Stocks close mixed amid inflation fears
NEW YORK » Wall Street gave up a big early advance and closed mixed yesterday after oil prices closed above $100 for the first time and stoked fears that inflation will stymie an already troubled economy.
Soaring oil prices could bring more problems for consumers, having already made many Americans shy about spending in recent months.
Consumer spending, a key driver of U.S. economic growth, has also been shaken by falling home prices and the volatile stock market.
The market was also concerned that rising inflation might make the Federal Reserve reconsider its bias toward lowering interest rates to help the economy. The central bank, which next meets March 18, last month slashed rates by 1.25 percent.
"I think there are still a lot of worries in the market that we have this stagnant growth in the economy and higher prices," said Richard Sparks, senior equities analyst at Schaeffer's Investment Research in Cincinnati.
Investors likely were positioning themselves ahead of a half-dozen economic reports that could give the market further direction. Paramount will be today's U.S. Labor Department report on consumer prices for January, which is a closely watched gauge for inflation. The Fed will also release minutes from its last meeting.
Meanwhile, new concerns that banks are facing more financial problems this year dragged the sector sharply lower -- and reminded investors that the credit crisis appears far from a resolution.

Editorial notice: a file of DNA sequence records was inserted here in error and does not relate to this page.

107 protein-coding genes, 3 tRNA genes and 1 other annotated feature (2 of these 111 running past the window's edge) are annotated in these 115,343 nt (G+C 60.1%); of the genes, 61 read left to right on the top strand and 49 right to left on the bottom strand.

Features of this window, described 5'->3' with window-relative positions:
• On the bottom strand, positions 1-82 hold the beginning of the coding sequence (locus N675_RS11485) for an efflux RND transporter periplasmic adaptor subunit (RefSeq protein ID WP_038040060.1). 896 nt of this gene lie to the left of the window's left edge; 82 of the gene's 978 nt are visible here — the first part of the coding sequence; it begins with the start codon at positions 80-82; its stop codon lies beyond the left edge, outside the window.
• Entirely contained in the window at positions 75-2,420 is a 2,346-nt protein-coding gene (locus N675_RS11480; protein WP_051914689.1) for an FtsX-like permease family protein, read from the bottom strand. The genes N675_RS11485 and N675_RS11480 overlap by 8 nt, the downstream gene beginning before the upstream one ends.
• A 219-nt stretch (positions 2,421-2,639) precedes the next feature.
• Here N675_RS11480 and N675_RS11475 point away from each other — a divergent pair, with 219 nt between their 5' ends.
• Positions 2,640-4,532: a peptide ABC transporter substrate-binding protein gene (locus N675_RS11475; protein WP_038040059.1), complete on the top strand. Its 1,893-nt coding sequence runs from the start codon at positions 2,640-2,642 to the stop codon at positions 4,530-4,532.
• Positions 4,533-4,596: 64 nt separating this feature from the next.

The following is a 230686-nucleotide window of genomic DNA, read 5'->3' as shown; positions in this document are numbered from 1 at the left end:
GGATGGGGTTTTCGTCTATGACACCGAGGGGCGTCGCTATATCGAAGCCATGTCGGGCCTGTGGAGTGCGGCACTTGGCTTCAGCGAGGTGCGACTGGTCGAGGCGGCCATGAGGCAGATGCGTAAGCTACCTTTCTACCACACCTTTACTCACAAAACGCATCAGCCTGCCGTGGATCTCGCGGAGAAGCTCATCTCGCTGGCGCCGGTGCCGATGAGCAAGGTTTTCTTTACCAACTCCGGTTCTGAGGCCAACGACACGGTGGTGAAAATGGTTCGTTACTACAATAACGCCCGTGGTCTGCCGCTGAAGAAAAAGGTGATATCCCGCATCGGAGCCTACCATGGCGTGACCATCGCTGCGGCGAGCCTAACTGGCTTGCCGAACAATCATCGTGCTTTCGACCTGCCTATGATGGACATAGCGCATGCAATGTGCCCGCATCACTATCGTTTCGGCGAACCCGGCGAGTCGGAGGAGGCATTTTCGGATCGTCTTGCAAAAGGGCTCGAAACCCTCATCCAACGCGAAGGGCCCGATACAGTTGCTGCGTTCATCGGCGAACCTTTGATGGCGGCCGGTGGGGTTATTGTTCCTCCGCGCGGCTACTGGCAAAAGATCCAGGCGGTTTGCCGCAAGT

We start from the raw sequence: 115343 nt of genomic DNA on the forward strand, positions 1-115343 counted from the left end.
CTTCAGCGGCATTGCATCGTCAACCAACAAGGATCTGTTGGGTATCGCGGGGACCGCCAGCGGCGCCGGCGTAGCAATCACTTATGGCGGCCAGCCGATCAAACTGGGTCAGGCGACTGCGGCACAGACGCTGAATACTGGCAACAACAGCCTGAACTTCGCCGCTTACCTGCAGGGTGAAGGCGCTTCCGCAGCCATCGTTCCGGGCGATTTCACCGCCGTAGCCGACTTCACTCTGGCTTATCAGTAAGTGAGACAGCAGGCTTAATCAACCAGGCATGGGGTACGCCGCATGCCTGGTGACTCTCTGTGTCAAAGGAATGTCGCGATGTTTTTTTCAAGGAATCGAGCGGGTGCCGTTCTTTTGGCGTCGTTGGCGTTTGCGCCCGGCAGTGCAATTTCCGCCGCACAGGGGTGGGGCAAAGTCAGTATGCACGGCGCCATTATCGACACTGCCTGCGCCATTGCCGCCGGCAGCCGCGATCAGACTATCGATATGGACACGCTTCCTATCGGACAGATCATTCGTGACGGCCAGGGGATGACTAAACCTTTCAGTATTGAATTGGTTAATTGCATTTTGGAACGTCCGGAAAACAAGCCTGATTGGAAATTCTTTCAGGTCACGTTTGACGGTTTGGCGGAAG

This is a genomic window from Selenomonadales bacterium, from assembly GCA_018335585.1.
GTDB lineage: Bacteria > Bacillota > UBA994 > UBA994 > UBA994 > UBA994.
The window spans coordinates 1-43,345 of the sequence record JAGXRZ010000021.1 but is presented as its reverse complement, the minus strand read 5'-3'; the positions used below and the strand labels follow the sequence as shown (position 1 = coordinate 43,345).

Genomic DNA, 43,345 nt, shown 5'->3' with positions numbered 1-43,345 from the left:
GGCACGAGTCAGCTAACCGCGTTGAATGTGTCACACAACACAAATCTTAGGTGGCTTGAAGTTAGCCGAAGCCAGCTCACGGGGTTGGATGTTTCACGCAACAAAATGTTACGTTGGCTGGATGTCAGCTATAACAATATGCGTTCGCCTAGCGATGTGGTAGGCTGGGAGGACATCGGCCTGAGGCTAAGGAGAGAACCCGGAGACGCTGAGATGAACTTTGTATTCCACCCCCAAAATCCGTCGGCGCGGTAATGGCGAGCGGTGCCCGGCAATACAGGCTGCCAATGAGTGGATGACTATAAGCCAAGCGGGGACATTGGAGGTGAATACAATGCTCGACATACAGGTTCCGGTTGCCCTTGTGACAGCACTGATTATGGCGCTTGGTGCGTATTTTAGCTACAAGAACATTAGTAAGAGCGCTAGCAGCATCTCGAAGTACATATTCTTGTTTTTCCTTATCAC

The Dow Jones industrial average fell 10.99, or 0.09 percent, to 12,337.22 after being up more than 150 points earlier in the session.
Broader indexes also moved lower. The Standard & Poor's 500 index fell 1.21, or 0.09 percent, to 1,348.78; and the Nasdaq composite fell 15.60, or 0.67, 2,306.20.
The Russell 2000 index of smaller companies rose 0.82, or 0.12 percent, to 702.34.
But advancing issues were ahead of decliners on the New York Stock Exchange by about 9 to 7, while on the Nasdaq Stock Market, decliners had a modest lead. Consolidated volume on the NYSE came to about 3.50 billion shares, compared to 3.36 billion on Friday.
Government bonds dipped as stocks gained. The yield on the 10-year Treasury note, which moves opposite its price, jumped to 3.87 percent from 3.77 percent late Friday. It rose to 3.90 percent in after-hours trading.
The dollar was mixed against most major currencies.
Light, sweet crude for March delivery rose $4.51 to settle at a record $100.01 a barrel on the New York Mercantile Exchange after earlier rising to $100.10, a new trading record. It was the first time since Jan. 3 that oil had been above $100.
Other commodities, including gold and soybeans, rose as well. At the pump, gas prices rose further above $3 a gallon.
Beyond inflation, investors also continued to worry about the financial sector. So far, global banks have written down more than $150 billion from bad bets on mortgage-backed securities -- and more losses are expected to the first quarter.